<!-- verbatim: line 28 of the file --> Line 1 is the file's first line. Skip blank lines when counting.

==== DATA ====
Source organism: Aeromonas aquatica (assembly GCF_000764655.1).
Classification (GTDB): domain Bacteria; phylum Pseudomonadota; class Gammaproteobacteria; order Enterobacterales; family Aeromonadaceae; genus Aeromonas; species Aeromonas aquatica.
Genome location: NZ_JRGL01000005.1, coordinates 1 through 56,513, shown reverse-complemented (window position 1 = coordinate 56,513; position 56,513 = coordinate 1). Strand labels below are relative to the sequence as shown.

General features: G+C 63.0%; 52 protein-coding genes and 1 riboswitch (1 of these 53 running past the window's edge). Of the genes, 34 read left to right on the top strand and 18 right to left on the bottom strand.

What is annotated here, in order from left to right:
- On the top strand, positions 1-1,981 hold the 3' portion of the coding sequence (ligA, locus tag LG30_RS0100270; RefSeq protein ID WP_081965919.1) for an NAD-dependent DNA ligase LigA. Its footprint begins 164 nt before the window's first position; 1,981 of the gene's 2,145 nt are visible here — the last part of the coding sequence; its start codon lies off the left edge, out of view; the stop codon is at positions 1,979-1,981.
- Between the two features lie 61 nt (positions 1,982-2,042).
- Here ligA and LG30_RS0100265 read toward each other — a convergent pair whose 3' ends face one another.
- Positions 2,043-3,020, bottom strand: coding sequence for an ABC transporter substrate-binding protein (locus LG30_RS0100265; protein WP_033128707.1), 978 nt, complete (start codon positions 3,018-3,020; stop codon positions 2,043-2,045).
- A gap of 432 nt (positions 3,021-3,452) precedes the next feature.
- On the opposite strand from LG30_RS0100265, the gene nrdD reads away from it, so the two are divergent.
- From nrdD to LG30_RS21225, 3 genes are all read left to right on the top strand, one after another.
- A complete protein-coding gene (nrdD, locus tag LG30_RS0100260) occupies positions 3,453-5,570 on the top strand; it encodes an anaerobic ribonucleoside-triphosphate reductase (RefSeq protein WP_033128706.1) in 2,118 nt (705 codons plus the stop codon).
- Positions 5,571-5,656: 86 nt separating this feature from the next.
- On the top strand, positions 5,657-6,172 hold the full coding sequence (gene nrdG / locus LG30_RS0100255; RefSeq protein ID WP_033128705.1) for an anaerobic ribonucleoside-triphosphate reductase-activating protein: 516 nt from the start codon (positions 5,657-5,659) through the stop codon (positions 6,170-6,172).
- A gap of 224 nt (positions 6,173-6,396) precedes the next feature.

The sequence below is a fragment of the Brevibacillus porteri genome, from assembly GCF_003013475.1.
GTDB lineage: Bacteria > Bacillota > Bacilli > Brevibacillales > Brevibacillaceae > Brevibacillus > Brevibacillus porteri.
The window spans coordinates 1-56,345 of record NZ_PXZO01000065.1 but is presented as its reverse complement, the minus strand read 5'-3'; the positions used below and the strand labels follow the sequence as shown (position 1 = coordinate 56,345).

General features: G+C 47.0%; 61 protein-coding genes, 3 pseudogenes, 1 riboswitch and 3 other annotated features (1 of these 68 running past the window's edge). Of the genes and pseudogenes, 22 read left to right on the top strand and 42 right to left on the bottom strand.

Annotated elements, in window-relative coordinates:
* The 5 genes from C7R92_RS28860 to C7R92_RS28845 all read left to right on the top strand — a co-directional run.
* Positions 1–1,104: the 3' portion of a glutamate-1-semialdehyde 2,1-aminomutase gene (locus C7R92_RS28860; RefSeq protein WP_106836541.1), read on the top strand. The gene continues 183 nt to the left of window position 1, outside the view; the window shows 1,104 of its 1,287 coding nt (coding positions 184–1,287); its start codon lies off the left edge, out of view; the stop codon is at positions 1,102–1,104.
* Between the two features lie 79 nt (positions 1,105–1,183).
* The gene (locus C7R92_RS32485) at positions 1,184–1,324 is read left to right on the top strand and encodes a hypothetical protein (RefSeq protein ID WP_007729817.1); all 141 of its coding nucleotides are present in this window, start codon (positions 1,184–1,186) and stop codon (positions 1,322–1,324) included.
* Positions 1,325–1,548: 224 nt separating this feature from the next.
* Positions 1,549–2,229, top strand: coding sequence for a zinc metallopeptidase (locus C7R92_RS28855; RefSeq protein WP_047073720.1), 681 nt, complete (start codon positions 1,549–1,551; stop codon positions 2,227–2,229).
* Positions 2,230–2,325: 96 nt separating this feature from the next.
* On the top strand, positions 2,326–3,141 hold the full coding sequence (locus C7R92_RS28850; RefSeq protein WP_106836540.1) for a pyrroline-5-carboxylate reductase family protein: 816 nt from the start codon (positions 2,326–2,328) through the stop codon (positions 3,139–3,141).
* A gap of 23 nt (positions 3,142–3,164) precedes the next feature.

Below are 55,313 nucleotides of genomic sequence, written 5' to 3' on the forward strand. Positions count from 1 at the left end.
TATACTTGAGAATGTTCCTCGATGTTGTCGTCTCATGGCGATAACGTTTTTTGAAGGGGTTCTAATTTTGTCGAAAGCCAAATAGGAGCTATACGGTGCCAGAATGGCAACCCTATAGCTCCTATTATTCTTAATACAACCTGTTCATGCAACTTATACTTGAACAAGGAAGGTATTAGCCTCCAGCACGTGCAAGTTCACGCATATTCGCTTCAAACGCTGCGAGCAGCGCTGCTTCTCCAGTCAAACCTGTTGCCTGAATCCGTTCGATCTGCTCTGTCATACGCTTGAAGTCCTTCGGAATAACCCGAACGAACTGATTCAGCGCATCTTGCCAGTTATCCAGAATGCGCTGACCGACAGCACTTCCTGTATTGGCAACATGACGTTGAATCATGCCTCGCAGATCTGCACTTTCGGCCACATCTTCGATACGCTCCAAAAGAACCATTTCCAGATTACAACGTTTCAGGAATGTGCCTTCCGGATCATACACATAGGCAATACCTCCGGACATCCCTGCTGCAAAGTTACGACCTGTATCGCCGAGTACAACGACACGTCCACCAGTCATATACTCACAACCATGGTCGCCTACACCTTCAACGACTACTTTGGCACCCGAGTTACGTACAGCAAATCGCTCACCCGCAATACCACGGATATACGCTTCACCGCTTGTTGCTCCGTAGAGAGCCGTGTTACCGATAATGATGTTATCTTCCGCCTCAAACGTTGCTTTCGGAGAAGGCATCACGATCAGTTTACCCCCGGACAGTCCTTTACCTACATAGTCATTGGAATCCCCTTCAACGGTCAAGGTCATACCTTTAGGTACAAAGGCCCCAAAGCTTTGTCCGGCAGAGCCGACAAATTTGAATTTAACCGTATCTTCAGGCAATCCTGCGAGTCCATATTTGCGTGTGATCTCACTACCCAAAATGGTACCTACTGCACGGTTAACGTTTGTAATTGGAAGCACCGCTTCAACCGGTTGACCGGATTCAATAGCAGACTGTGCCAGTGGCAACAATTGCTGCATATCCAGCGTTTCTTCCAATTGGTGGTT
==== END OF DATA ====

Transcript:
* Positions 2,230–2,325: 96 nt separating this feature from the next.